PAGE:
The threshold issue before the Court is whether the provisions of § 2000e-5(c) are indeed jurisdictional or whether, like the timely filing requirements of § 2000e-5(e) and (f) and statutes of limitations, they can be waived. See Zipes v. Trans World Airlines, Inc., 455 U.S. 385, 102 S. Ct. 1127, 1132, 71 L. Ed. 2d 234 (1982) ("filing a timely charge of discrimination with the EEOC is not a jurisdictional prerequisite to suit"). In reaching its holding in Zipes, the Supreme Court relied on the structure of Title VII, the Congressional policy underlying it and the reasoning of prior cases, and those factors likewise should be considered here.

 The Zipes analysis applicable to time limitations under Title VII does not necessarily translate well to a discussion of exhaustion requirements. For example, the Zipes court placed strong emphasis on the language of § 2000e-5(e), the provision specifying the time for filing charges, which "does not speak in jurisdictional terms or refer in any way to the district courts." Zipes at 1133. That filing provision reads simply: "A charge under this section shall be filed within one hundred and eighty days after the alleged employment practice occurred." Section 2000e-5(c), by contrast, provides that where an alleged unlawful employment practice occurs in a state with local laws and an agency to address claims of discrimination, "no charge may be filed [in the district court] . . . before the expiration of sixty days after proceedings have been commenced under the State or local law . . ." On its face, § 2000e-5(c), unlike Title VII's timing provisions, does tie together initial recourse to the agency and subsequent recourse to a district court. Compare Kizas v. Webster, 227 U.S. App. D.C. 327, 707 F.2d 524, 546 (D.C. Cir. 1983) (parallel analysis involving charge-filing requirements governing federal employment discrimination claims).

 The provision at issue here and the one construed in Zipes can be distinguished on the basis of legislative history as well. Although the legislative record behind the timely filing requirement indicated that the purpose of that provision was to establish a "period of limitations" to prevent the pressing of stale claims, Zipes at 1133, the Congressional intent behind § 2000e-5(c) was to afford state agencies "a limited opportunity to resolve problems of employment discrimination and thereby to make unnecessary resort to federal relief by victims of discrimination." Porter v. District of Columbia, 502 F. Supp. 271, 273 (D.D.C. 1980), quoting New York Gaslight Club v. Carey, 447 U.S. 54, 64 L. Ed. 2d 723, 100 S. Ct. 2024 (1980) and Oscar Mayer & Co. v. Evans, 441 U.S. 750, 60 L. Ed. 2d 609, 99 S. Ct. 2066 (1979). Whether that screening function can be waived by the local agencies themselves is debatable. Although the legislative history apparently mandates that OHR be given an opportunity to consider plaintiff's claim, nothing in the statute seems to prevent OHR from declining that opportunity and delegating its function to EEOC. *fn2"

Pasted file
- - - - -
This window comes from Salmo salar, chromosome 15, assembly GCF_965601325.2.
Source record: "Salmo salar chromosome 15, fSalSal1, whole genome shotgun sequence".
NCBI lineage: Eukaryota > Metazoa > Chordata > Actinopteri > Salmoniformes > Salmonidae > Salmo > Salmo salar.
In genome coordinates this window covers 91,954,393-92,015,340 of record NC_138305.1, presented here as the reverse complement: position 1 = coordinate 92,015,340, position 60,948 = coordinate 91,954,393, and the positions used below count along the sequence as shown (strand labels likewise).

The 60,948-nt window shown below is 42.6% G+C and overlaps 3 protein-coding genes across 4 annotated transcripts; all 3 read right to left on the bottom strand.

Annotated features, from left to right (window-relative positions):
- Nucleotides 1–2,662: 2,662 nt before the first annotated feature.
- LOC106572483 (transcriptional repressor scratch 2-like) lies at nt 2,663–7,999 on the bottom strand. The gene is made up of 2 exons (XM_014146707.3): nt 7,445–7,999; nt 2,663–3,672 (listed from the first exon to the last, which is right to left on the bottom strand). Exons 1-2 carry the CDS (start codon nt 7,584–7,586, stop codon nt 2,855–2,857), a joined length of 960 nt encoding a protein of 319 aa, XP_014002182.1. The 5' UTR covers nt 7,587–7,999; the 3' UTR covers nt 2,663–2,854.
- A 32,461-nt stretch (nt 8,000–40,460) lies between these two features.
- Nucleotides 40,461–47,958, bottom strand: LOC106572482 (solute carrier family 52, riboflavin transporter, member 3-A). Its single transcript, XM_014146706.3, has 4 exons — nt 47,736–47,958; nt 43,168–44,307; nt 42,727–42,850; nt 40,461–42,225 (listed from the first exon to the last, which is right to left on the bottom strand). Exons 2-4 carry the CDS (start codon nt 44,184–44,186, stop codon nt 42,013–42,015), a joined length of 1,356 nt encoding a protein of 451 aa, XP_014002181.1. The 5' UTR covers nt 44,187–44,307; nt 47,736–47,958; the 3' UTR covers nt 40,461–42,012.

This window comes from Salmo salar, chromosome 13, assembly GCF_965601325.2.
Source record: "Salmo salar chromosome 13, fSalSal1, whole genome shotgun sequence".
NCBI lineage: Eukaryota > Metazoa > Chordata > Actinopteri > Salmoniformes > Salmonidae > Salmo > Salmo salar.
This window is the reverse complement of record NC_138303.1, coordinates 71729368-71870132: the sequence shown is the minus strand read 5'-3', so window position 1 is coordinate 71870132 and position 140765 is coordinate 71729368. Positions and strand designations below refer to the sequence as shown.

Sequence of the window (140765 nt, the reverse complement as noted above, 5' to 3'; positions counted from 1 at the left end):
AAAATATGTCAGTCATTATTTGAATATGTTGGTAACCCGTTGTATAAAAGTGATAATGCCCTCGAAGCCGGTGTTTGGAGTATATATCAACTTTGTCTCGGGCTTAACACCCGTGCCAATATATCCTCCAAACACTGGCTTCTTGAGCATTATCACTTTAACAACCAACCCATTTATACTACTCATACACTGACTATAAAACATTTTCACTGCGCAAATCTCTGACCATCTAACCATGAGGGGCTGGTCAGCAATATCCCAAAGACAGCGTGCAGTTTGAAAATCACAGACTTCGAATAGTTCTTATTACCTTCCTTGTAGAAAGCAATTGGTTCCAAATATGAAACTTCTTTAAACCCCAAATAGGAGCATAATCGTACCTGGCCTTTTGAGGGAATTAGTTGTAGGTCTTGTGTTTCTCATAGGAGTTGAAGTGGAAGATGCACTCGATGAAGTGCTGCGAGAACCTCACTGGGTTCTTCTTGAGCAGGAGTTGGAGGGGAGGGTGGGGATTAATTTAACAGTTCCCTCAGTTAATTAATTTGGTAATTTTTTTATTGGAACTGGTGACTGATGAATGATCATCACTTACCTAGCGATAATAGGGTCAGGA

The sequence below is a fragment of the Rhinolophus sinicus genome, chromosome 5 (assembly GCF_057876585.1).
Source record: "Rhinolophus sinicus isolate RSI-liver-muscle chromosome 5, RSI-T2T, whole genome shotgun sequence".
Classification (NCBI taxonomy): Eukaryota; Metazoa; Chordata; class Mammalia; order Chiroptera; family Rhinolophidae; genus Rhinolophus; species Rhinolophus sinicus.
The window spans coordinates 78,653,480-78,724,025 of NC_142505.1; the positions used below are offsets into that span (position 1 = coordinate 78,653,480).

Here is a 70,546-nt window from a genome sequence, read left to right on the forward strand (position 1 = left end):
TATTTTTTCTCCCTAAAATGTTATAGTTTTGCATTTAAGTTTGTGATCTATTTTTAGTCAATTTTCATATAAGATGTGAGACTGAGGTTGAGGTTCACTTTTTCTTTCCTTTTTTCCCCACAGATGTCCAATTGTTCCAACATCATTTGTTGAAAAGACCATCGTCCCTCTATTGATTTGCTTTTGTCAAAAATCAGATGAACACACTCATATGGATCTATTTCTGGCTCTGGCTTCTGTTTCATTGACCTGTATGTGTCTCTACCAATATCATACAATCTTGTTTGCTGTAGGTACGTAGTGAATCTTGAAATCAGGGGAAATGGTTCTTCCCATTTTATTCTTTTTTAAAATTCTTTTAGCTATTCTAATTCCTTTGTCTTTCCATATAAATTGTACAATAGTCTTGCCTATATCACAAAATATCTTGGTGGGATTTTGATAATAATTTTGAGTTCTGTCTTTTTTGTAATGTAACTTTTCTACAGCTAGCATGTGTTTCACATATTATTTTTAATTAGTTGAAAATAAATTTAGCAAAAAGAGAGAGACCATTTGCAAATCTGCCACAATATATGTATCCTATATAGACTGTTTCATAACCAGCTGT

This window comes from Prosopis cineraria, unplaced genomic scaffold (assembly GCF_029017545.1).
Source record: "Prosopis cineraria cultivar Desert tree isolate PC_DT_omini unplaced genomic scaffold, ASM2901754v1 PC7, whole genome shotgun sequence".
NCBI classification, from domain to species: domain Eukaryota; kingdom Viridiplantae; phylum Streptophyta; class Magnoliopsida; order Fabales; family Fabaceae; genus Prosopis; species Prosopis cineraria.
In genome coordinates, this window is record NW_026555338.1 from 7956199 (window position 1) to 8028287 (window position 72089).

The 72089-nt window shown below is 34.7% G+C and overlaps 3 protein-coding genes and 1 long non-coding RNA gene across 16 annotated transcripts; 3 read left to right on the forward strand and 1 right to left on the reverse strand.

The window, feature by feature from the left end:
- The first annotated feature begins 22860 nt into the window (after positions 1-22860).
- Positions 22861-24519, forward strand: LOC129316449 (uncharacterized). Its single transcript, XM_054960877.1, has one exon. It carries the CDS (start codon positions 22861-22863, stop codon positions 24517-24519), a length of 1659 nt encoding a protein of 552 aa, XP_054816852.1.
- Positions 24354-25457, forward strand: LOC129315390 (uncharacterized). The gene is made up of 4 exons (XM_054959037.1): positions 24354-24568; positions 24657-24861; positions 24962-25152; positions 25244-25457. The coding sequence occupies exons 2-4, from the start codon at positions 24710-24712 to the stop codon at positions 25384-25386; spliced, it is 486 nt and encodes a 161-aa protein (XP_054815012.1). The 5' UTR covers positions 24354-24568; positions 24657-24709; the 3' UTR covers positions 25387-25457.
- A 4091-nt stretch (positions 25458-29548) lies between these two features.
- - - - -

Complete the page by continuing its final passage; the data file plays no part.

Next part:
Language in case law from this jurisdiction indicates that exhaustion requirements under Title VII may be nonjurisdictional in nature:


Properly understood, the exhaustion rule is not an end in itself: it is a practical and pragmatic doctrine that 'must be tailored to fit the peculiarities of the administrative system Congress has created.' Exhaustion under Title VII, like other procedural devices, should never be allowed to become so formidable a demand that it obscures the clear congressional purpose of rooting out . . . every vestige of employment discrimination in the Federal government.

 President v. Vance, 200 U.S. App. D.C. 300, 627 F.2d 353 (D.C.Cir. 1980), quoting McKart v. United States, 395 U.S. 185, 195, 23 L. Ed. 2d 194, 89 S. Ct. 1657.

 The Court need not decide at this juncture whether review by a state agency is a nonjurisdictional condition to suit which can be waived by the OHR or a jurisdictional prerequisite. If it is jurisdictional, plaintiff has satisfied the requirement of § 2000e-5(c) by filing her claim with the agency contractually obligated to act on behalf of OHR. In effect, by entering the worksharing agreement with EEOC, OHR is deemed to have "terminated" its review function within the meaning of § 2000e-5(c). Accord, Gunn v. Dow Chemical, 522 F. Supp. 1172 (S.D. Ind. 1981) (state proceedings terminated where state agency waived its right to exclusive opportunity to resolve charge in worksharing agreement with EEOC); Morgan v. Sharon Pennsylvania Board of Education, 445 F. Supp. 142 (W.D. Pa. 1978); Stiessberger v. Rockwell International Corp., 29 F.E.P. Cases 1273 (E.D. Wash. 1982); Yeung v. Lockheed Missiles & Space Co., 504 F. Supp. 422 (N.D. Cal. 1980) (all holding state agency's waiver in worksharing agreement with EEOC equivalent to termination of state proceedings).

 On the other hand, if the provisions of § 2000e-5(c) are nonjurisdictional, OHR can waive its right of review entirely under the worksharing agreement. Accord, Douglas v. Red Carpet Corp. of America, 538 F. Supp. 1135 (E.D. Pa. 1982). Under either theory, the same result is reached and the operation of § 2000e-5(c) will not mandate dismissal of plaintiff's claim.

 3. The § 1985(3) Claim

 Defendants raise a three-part challenge to plaintiff's claims under 42 U.S.C. § 1985(3), which makes available damages for certain civil rights violations resulting from discriminatory conspiracies. *fn3" Briefly summarized, defendants' arguments are that plaintiff lacks a substantive basis to support the purely remedial provisions of § 1985(3), that defendants cannot form a conspiracy within the meaning of § 1985(3), and that even if a § 1985(3) claim could lie against these defendants, plaintiff has not met the pleading requirements of the statute. These arguments are addressed in turn below.